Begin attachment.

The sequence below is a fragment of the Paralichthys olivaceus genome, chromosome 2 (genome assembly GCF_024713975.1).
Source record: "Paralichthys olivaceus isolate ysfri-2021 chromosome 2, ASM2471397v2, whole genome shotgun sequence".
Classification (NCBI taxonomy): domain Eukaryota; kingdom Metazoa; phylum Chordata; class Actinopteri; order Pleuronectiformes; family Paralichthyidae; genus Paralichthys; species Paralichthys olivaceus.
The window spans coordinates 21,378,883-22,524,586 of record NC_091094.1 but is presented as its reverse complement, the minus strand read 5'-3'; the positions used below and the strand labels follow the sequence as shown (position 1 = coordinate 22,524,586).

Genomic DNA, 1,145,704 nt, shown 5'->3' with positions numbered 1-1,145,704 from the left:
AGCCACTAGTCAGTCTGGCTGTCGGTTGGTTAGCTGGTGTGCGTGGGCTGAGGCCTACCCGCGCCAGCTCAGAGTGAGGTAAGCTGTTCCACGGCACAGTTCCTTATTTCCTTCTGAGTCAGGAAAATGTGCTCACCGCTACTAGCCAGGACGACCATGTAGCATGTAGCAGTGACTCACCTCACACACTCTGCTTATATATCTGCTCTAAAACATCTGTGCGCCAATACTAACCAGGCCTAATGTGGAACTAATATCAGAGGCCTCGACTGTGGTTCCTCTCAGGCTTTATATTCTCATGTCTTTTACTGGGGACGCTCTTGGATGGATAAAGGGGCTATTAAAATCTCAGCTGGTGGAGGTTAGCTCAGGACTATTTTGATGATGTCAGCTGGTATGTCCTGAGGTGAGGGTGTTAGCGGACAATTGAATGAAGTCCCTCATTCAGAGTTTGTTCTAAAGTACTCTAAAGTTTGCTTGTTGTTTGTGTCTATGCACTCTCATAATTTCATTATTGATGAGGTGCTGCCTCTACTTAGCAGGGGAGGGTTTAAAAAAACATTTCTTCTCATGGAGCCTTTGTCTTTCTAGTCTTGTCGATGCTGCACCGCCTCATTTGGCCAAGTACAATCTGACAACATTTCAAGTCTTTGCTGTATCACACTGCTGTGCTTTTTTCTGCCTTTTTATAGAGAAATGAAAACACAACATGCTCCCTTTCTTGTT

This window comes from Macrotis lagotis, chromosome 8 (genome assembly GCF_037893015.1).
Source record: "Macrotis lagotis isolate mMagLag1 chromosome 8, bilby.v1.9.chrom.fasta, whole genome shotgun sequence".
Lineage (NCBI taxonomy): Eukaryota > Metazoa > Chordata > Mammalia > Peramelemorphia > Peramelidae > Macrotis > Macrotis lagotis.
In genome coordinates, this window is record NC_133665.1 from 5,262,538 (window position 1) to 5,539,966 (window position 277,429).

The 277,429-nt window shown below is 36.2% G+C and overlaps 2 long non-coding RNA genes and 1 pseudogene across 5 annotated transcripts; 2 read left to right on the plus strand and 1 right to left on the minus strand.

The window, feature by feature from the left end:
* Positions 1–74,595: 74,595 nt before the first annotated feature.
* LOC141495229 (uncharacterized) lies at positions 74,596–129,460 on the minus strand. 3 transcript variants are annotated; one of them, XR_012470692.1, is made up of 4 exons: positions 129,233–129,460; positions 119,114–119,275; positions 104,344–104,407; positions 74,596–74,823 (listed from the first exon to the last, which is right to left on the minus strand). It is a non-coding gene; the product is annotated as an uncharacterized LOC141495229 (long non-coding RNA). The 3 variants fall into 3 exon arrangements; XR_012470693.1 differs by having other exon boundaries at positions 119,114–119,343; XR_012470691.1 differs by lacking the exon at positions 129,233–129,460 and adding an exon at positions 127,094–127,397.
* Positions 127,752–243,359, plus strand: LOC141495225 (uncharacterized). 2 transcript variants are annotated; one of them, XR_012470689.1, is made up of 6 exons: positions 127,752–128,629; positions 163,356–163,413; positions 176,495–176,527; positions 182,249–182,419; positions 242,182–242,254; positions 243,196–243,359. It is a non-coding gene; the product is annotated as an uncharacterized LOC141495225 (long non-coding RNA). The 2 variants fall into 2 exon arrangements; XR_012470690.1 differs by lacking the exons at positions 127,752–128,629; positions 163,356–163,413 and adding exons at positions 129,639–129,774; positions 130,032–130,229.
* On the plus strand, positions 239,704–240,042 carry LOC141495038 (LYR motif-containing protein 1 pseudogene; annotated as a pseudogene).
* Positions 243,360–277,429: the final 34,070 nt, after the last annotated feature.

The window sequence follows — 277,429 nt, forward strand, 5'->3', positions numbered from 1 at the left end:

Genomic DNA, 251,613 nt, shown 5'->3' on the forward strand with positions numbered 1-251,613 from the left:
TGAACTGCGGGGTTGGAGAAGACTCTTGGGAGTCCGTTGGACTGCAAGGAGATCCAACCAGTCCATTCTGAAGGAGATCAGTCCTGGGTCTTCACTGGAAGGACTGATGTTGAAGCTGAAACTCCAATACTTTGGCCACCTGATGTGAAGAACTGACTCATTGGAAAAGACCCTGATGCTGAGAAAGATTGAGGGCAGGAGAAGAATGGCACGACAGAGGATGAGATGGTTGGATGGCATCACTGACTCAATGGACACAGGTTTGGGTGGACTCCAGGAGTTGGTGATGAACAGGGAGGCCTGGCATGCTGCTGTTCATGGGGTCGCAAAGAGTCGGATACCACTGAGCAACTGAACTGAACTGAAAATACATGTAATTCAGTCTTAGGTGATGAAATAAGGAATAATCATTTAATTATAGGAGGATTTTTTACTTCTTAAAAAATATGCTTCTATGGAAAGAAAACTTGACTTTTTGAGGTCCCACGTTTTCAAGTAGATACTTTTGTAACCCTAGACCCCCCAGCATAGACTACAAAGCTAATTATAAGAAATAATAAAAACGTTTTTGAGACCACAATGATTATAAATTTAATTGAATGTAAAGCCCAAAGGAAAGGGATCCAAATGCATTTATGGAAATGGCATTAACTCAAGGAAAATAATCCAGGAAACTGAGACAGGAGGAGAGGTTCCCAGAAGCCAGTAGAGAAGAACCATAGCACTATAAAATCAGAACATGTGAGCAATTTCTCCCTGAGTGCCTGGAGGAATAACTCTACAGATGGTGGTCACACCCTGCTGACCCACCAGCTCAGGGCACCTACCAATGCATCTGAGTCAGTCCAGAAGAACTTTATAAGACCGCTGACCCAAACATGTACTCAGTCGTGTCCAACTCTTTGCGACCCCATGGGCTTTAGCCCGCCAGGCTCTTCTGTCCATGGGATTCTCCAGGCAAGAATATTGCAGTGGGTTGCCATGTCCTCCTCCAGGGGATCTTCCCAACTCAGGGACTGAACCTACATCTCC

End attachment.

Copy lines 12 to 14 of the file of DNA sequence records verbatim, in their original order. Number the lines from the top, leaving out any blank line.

The window, feature by feature from the left end:
* Positions 1–74,595: 74,595 nt before the first annotated feature.
* LOC141495229 (uncharacterized) lies at positions 74,596–129,460 on the minus strand. 3 transcript variants are annotated; one of them, XR_012470692.1, is made up of 4 exons: positions 129,233–129,460; positions 119,114–119,275; positions 104,344–104,407; positions 74,596–74,823 (listed from the first exon to the last, which is right to left on the minus strand). It is a non-coding gene; the product is annotated as an uncharacterized LOC141495229 (long non-coding RNA). The 3 variants fall into 3 exon arrangements; XR_012470693.1 differs by having other exon boundaries at positions 119,114–119,343; XR_012470691.1 differs by lacking the exon at positions 129,233–129,460 and adding an exon at positions 127,094–127,397.